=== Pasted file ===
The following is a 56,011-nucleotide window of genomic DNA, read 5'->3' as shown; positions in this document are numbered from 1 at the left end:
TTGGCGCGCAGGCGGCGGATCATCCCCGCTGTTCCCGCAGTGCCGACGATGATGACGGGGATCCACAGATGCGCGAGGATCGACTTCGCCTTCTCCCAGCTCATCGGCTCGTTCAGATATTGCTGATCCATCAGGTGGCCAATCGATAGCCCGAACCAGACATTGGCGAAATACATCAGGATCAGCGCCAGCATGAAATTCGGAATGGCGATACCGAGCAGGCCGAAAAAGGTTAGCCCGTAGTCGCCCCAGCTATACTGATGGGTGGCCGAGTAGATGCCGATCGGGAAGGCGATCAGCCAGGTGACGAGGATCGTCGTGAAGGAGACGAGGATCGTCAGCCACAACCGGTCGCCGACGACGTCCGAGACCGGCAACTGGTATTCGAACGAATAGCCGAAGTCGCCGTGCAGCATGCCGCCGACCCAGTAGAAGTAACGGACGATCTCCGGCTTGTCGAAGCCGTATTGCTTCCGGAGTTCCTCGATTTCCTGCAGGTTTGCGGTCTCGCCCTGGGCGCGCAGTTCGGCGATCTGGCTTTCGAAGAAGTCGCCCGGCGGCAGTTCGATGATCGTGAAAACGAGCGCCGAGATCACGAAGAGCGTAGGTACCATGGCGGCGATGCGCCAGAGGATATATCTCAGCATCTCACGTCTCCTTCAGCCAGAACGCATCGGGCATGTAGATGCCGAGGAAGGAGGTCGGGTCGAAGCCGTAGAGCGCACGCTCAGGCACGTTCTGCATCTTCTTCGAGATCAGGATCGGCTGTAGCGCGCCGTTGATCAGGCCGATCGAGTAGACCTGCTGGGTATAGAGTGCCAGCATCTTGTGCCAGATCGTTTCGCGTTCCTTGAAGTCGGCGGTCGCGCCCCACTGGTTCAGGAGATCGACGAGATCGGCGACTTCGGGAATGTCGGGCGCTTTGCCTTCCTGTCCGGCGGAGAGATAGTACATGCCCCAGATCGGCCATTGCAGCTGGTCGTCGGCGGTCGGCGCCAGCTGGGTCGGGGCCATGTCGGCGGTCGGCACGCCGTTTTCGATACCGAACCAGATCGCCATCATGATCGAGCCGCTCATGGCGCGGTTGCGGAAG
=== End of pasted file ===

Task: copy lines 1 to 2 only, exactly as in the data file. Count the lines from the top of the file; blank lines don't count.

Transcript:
The following is a 56,011-nucleotide window of genomic DNA, read 5'->3' as shown; positions in this document are numbered from 1 at the left end:
TTGGCGCGCAGGCGGCGGATCATCCCCGCTGTTCCCGCAGTGCCGACGATGATGACGGGGATCCACAGATGCGCGAGGATCGACTTCGCCTTCTCCCAGCTCATCGGCTCGTTCAGATATTGCTGATCCATCAGGTGGCCAATCGATAGCCCGAACCAGACATTGGCGAAATACATCAGGATCAGCGCCAGCATGAAATTCGGAATGGCGATACCGAGCAGGCCGAAAAAGGTTAGCCCGTAGTCGCCCCAGCTATACTGATGGGTGGCCGAGTAGATGCCGATCGGGAAGGCGATCAGCCAGGTGACGAGGATCGTCGTGAAGGAGACGAGGATCGTCAGCCACAACCGGTCGCCGACGACGTCCGAGACCGGCAACTGGTATTCGAACGAATAGCCGAAGTCGCCGTGCAGCATGCCGCCGACCCAGTAGAAGTAACGGACGATCTCCGGCTTGTCGAAGCCGTATTGCTTCCGGAGTTCCTCGATTTCCTGCAGGTTTGCGGTCTCGCCCTGGGCGCGCAGTTCGGCGATCTGGCTTTCGAAGAAGTCGCCCGGCGGCAGTTCGATGATCGTGAAAACGAGCGCCGAGATCACGAAGAGCGTAGGTACCATGGCGGCGATGCGCCAGAGGATATATCTCAGCATCTCACGTCTCCTTCAGCCAGAACGCATCGGGCATGTAGATGCCGAGGAAGGAGGTCGGGTCGAAGCCGTAGAGCGCACGCTCAGGCACGTTCTGCATCTTCTTCGAGATCAGGATCGGCTGTAGCGCGCCGTTGATCAGGCCGATCGAGTAGACCTGCTGGGTATAGAGTGCCAGCATCTTGTGCCAGATCGTTTCGCGTTCCTTGAAGTCGGCGGTCGCGCCCCACTGGTTCAGGAGATCGACGAGATCGGCGACTTCGGGAATGTCGGGCGCTTTGCCTTCCTGTCCGGCGGAGAGATAGTACATGCCCCAGATCGGCCATTGCAGCTGGTCGTCGGCGGTCGGCGCCAGCTGGGTCGGGGCCATGTCGGCGGTCGGCACGCCGTTTTCGATACCGAACCAGATCGCCATCATGATCGAGCCGCTCATGGCGCGGTTGCGGAAG